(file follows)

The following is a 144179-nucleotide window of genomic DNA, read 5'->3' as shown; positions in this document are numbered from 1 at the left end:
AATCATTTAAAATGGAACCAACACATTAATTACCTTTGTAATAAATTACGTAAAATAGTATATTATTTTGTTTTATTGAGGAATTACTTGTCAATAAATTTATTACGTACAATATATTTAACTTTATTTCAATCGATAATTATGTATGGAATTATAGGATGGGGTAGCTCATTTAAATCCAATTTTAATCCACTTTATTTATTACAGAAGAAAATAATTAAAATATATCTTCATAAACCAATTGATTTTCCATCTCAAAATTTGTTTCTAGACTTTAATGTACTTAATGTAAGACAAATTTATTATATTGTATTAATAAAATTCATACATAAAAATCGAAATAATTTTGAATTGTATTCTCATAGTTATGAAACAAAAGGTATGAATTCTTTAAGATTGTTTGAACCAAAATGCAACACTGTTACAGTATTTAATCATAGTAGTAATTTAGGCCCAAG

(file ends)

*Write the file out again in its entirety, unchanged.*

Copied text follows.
The following is a 144179-nucleotide window of genomic DNA, read 5'->3' as shown; positions in this document are numbered from 1 at the left end:
AATCATTTAAAATGGAACCAACACATTAATTACCTTTGTAATAAATTACGTAAAATAGTATATTATTTTGTTTTATTGAGGAATTACTTGTCAATAAATTTATTACGTACAATATATTTAACTTTATTTCAATCGATAATTATGTATGGAATTATAGGATGGGGTAGCTCATTTAAATCCAATTTTAATCCACTTTATTTATTACAGAAGAAAATAATTAAAATATATCTTCATAAACCAATTGATTTTCCATCTCAAAATTTGTTTCTAGACTTTAATGTACTTAATGTAAGACAAATTTATTATATTGTATTAATAAAATTCATACATAAAAATCGAAATAATTTTGAATTGTATTCTCATAGTTATGAAACAAAAGGTATGAATTCTTTAAGATTGTTTGAACCAAAATGCAACACTGTTACAGTATTTAATCATAGTAGTAATTTAGGCCCAAG